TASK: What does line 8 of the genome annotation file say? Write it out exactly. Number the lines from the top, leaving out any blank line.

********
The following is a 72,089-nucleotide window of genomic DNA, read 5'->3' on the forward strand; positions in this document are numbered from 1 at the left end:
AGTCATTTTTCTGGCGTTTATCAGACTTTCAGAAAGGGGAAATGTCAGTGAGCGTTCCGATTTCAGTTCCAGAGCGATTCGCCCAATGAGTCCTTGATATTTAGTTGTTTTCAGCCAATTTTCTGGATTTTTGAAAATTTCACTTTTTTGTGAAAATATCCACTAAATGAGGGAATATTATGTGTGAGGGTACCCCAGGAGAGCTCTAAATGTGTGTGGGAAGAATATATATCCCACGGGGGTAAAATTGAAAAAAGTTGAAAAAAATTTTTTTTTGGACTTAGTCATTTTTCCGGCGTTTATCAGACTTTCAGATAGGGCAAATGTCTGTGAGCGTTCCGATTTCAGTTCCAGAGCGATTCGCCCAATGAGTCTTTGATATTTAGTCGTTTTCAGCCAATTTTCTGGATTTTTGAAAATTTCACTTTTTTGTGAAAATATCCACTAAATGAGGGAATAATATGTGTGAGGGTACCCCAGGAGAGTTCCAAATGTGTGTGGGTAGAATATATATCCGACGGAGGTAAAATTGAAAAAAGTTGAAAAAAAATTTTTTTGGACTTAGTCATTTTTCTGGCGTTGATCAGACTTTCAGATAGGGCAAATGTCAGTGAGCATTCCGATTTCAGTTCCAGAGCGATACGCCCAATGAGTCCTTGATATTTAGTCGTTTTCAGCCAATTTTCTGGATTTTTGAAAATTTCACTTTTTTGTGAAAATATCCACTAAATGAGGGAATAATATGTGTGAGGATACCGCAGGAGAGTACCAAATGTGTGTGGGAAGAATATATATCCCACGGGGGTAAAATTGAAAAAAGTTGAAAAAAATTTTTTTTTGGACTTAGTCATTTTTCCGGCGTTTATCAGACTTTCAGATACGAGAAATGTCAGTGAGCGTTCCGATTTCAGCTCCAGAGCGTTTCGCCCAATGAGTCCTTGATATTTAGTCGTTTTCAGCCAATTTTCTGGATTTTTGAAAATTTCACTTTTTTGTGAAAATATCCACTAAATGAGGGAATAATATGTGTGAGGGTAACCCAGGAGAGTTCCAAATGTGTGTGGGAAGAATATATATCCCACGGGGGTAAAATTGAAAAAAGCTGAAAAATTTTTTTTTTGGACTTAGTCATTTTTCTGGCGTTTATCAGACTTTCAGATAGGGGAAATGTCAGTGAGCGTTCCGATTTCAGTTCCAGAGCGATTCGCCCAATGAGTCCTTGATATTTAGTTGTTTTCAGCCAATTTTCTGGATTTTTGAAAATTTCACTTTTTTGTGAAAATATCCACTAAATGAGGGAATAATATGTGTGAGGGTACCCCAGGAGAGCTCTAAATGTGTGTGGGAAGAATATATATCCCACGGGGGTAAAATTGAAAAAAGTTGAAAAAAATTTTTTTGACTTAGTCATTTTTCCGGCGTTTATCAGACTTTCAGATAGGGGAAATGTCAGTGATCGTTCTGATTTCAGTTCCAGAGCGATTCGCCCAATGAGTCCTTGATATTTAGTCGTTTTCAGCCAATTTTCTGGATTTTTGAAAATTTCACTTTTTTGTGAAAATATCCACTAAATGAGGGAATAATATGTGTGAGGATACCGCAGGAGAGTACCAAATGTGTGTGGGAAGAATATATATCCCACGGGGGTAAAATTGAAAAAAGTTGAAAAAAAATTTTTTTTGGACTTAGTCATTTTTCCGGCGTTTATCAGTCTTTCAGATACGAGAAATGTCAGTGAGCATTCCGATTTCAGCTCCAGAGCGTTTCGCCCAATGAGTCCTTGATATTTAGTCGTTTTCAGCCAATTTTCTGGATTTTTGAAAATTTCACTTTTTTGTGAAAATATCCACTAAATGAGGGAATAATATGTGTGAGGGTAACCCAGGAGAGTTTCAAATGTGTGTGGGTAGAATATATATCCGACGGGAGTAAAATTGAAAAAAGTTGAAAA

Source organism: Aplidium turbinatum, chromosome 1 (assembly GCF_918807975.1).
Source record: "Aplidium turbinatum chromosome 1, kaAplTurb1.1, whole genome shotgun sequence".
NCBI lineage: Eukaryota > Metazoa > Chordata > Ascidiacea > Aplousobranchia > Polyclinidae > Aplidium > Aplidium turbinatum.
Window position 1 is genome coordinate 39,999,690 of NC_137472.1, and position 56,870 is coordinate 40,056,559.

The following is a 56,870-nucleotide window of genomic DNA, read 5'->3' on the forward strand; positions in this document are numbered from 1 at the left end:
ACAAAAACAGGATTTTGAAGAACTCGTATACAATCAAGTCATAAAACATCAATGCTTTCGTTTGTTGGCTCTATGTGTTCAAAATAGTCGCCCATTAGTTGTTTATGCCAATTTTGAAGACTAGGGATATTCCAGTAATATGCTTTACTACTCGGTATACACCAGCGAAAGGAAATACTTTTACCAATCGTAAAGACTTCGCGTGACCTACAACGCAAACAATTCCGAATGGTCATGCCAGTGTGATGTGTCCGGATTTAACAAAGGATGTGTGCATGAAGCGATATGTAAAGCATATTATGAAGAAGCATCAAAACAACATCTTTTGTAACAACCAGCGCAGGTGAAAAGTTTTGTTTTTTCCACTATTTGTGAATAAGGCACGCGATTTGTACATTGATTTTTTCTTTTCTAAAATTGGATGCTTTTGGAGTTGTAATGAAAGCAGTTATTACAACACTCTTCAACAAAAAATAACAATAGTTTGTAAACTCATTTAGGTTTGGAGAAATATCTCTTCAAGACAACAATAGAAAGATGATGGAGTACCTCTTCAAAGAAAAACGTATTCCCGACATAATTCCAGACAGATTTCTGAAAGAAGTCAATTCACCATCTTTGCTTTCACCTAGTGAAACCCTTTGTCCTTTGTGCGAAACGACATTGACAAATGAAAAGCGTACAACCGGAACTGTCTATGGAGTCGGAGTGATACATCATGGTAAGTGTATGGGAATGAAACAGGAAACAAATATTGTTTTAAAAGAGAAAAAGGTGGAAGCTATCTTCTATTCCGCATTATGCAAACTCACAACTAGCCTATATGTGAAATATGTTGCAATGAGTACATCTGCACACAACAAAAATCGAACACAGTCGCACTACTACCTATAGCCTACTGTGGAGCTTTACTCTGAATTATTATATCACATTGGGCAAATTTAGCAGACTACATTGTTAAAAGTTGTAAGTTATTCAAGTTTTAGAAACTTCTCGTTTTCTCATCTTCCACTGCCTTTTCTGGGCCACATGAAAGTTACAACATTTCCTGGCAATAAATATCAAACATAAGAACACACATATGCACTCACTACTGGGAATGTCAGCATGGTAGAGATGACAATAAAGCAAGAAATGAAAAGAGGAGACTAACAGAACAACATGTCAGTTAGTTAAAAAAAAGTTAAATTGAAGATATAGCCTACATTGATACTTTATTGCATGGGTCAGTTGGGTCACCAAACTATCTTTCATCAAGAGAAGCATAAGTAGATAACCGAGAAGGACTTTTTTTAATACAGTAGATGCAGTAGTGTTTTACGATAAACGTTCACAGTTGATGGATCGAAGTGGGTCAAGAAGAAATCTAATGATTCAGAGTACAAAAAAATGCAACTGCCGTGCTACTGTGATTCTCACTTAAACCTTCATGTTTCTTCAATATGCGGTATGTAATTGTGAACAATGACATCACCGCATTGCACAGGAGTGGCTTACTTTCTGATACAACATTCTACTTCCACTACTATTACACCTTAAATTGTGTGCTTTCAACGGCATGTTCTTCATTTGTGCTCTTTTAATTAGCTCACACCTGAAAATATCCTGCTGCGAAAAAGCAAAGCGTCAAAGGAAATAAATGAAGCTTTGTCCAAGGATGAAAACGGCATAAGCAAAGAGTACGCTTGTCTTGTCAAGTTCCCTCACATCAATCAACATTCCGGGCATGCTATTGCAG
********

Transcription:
ACAAAAACAGGATTTTGAAGAACTCGTATACAATCAAGTCATAAAACATCAATGCTTTCGTTTGTTGGCTCTATGTGTTCAAAATAGTCGCCCATTAGTTGTTTATGCCAATTTTGAAGACTAGGGATATTCCAGTAATATGCTTTACTACTCGGTATACACCAGCGAAAGGAAATACTTTTACCAATCGTAAAGACTTCGCGTGACCTACAACGCAAACAATTCCGAATGGTCATGCCAGTGTGATGTGTCCGGATTTAACAAAGGATGTGTGCATGAAGCGATATGTAAAGCATATTATGAAGAAGCATCAAAACAACATCTTTTGTAACAACCAGCGCAGGTGAAAAGTTTTGTTTTTTCCACTATTTGTGAATAAGGCACGCGATTTGTACATTGATTTTTTCTTTTCTAAAATTGGATGCTTTTGGAGTTGTAATGAAAGCAGTTATTACAACACTCTTCAACAAAAAATAACAATAGTTTGTAAACTCATTTAGGTTTGGAGAAATATCTCTTCAAGACAACAATAGAAAGATGATGGAGTACCTCTTCAAAGAAAAACGTATTCCCGACATAATTCCAGACAGATTTCTGAAAGAAGTCAATTCACCATCTTTGCTTTCACCTAGTGAAACCCTTTGTCCTTTGTGCGAAACGACATTGACAAATGAAAAGCGTACAACCGGAACTGTCTATGGAGTCGGAGTGATACATCATGGTAAGTGTATGGGAATGAAACAGGAAACAAATATTGTTTTAAAAGAGAAAAAGGTGGAAGCTATCTTCTATTCCGCATTATGCAAACTCACAACTAGCCTATATGTGAAATATGTTGCAATGAGTACATCTGCACACAACAAAAATCGAACACAGTCGCACTACTACCTATAGCCTACTGTGGAGCTTTACTCTGAATTATTATATCACATTGGGCAAATTTAGCAGACTACATTGTTAAAAGTTGTAAGTTATTCAAGTTTTAGAAACTTCTCGTTTTCTCATCTTCCACTGCCTTTTCTGGGCCACATGAAAGTTACAACATTTCCTGGCAATAAATATCAAACATAAGAACACACATATGCACTCACTACTGGGAATGTCAGCATGGTAGAGATGACAATAAAGCAAGAAATGAAAAGAGGAGACTAACAGAACAACATGTCAGTTAGTTAAAAAAAAGTTAAATTGAAGATATAGCCTACATTGATACTTTATTGCATGGGTCAGTTGGGTCACCAAACTATCTTTCATCAAGAGAAGCATAAGTAGATAACCGAGAAGGACTTTTTTTAATACAGTAGATGCAGTAGTGTTTTACGATAAACGTTCACAGTTGATGGATCGAAGTGGGTCAAGAAGAAATCTAATGATTCAGAGTACAAAAAAATGCAACTGCCGTGCTACTGTGATTCTCACTTAAACCTTCATGTTTCTTCAATATGCGGTATGTAATTGTGAACAATGACATCACCGCATTGCACAGGAGTGGCTTACTTTCTGATACAACATTCTACTTCCACTACTATTACACCTTAAATTGTGTGCTTTCAACGGCATGTTCTTCATTTGTGCTCTTTTAATTAGCTCACACCTGAAAATATCCTGCTGCGAAAAAGCAAAGCGTCAAAGGAAATAAATGAAGCTTTGTCCAAGGATGAAAACGGCATAAGCAAAGAGTACGCTTGTCTTGTCAAGTTCCCTCACATCAATCAACATTCCGGGCATGCTATTGCAG